"Move over, Spider-Man. In this addition to the Scientists in the Field series, Heos offers a window into astonishing real-life research conducted by biologist Randy Lewis, who studies the potential uses for spider silk in products like artificial tendons, spacesuits, body armor, and more. It might sound like a B movie plot, but it's pure science: Lewis and his team inject goat embryos with spider genes. As a result, some of the goat offspring become 'transgenic,' allowing spider silk proteins to be collected through their milk. 'Randy uses old-fashioned farm sense,' Heos explains. 'To get good milk producers, he breeds a Ã¢Â€Â˜spider goat' with a goat whose family members produce lots of milk.' Lewis's team also experiments with injecting alfalfa and silkworms with arachnid genes. Abundant photographs and a lively narrative make the topic accessible and almost lighthearted, and Heos lays groundwork for readers with a basic introduction to DNA and gene theory. Ethical questions surrounding genetic engineering are briefly addressed, and the book's candid and detailed discussion provides fodder for readers who wish to engage in a broader conversation. Ages 10 — 14. Agent: Kelly Sonnack, Andrea Brown Literary Agency." Publishers Weekly (Starred Review) Copyright PWxyz, LLC. All rights reserved.
An introduction to the field of genetics through the story of Randy Lewis and his work with golden orb weaver spiders and his subsequent creation of artificial spider silk that can be used to save and improve lives.
Yellow blood, silk of steel, skeletons on the outside! These amazing attributes donand#8217;t belong to comic book characters or alien life forms, but to Earthand#8217;s biggest and hairiest spiders: tarantulas. Here you are invited to follow Sam Marshall, spider scientist extraordinaire (heand#8217;s never been bitten), as he explores the dense rainforest of French Guiana, knocking on the doors of tarantula burrows, trying to get a closer look at these incredible creatures. Youand#8217;ll also visit the largest comparative spider laboratory in Americaand#151;where close to five hundred live tarantulas sit in towers of stacked shoeboxes and plastic containers, waiting for their turn to dazzle and astound the scientists who study them.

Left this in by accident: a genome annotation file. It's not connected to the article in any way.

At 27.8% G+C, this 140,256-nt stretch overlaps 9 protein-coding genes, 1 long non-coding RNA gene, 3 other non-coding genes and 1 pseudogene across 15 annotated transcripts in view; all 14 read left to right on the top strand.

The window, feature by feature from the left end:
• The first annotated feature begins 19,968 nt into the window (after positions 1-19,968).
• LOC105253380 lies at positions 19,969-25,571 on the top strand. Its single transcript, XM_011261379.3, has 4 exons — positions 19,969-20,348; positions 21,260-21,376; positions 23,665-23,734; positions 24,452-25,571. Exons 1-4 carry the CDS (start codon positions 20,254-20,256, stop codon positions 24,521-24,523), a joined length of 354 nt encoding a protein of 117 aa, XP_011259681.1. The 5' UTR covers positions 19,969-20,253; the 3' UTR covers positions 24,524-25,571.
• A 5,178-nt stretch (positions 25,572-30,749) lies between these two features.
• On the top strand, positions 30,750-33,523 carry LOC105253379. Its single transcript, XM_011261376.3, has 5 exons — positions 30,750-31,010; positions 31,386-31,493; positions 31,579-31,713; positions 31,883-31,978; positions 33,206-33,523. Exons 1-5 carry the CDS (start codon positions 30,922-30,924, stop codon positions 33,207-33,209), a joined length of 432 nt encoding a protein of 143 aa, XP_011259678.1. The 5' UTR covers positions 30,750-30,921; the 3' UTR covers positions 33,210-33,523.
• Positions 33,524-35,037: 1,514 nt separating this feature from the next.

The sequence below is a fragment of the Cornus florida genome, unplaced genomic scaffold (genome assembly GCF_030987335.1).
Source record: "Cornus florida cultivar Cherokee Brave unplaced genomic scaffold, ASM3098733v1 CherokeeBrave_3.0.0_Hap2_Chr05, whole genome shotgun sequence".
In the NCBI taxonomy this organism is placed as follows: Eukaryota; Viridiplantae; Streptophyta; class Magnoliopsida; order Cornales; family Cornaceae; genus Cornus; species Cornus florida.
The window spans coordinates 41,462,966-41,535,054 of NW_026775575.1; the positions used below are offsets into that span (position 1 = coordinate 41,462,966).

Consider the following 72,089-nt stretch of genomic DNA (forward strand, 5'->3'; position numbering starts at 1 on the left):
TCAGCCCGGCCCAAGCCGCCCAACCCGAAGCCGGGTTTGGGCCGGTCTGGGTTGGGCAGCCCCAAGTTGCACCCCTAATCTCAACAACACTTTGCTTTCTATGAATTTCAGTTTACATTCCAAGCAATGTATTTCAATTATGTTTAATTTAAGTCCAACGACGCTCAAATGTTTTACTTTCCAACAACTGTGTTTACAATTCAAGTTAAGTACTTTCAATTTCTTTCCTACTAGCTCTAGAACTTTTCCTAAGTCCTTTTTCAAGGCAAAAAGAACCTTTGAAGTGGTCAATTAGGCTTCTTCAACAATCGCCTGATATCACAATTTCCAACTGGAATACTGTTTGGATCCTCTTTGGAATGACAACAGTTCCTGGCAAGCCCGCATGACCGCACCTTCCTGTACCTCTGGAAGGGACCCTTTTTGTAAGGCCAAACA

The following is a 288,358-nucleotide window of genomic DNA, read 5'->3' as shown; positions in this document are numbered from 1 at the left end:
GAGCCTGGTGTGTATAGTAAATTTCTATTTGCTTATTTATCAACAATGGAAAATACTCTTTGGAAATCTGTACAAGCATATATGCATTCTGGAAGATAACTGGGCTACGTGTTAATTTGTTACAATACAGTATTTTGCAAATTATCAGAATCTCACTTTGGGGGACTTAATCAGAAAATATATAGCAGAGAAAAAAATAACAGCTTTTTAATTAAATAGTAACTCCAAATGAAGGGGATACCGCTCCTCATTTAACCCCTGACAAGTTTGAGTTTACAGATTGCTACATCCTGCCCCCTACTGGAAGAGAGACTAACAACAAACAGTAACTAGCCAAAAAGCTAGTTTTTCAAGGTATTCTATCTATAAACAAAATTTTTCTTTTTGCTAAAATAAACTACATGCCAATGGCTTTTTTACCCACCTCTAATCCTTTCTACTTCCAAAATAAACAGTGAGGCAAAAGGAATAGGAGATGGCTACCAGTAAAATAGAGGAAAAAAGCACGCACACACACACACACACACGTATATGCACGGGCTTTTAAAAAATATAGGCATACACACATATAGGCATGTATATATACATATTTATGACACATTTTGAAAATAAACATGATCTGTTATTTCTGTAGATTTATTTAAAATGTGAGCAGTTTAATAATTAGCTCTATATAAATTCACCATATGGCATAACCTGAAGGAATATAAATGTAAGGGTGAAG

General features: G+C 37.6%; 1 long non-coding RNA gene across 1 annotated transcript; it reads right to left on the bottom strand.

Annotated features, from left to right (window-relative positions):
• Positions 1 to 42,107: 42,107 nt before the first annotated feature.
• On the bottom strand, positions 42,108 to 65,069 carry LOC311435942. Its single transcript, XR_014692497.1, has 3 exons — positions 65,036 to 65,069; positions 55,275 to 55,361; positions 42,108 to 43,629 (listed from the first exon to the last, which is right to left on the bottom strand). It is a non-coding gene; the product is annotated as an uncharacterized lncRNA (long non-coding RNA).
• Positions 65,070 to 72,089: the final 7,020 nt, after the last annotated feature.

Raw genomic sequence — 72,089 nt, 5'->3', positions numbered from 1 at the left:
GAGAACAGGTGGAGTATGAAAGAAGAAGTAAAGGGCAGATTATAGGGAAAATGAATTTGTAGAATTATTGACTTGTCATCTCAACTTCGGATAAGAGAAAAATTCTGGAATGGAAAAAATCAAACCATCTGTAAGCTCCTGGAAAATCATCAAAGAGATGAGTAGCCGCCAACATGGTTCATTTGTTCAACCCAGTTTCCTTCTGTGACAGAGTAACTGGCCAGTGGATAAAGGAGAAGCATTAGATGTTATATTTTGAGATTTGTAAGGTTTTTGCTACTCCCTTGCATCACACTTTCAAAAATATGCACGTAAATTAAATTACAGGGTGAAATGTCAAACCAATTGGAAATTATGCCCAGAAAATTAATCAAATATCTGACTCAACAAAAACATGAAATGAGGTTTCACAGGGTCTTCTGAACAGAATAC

In Stronger Than Steel, readers enter Randy Lewis' lab where they come face to face with golden orb weaver spiders, and transgenic alfalfa, silkworm silk, and goats, whose milk contains the proteins to spin spider silk--and to weave a nearly indestructible fiber. Learn how this amazing material might someday be used to repair or replace human ligaments and bones, improve body armor, strengthen parachute rope, and even tether an airplane to an aircraft carrier! Readers explore rapid advancements in the application of genetic medicine and their potential to save and improve lives while considering the crucial ethical concerns of genetic research. A timely addition to the acclaimed Scientists in the Field series.
About the Author
Bridge Heos is the author of 12 intermediate and YA nonfiction ttiles, including The Human Genome (2010), The Creation of Peninsulas (2009), The Alkaline Earth Metals (2009) for Rosen Publishing, and What to Expect When You're Expecting Larvae (Spring 2011, Lerner).
Prior to working as a children's book author, Bridget freelanced for several newspapers and was the acting editor of a weekly newspaper, writing and shooting many of the articles' photos herself.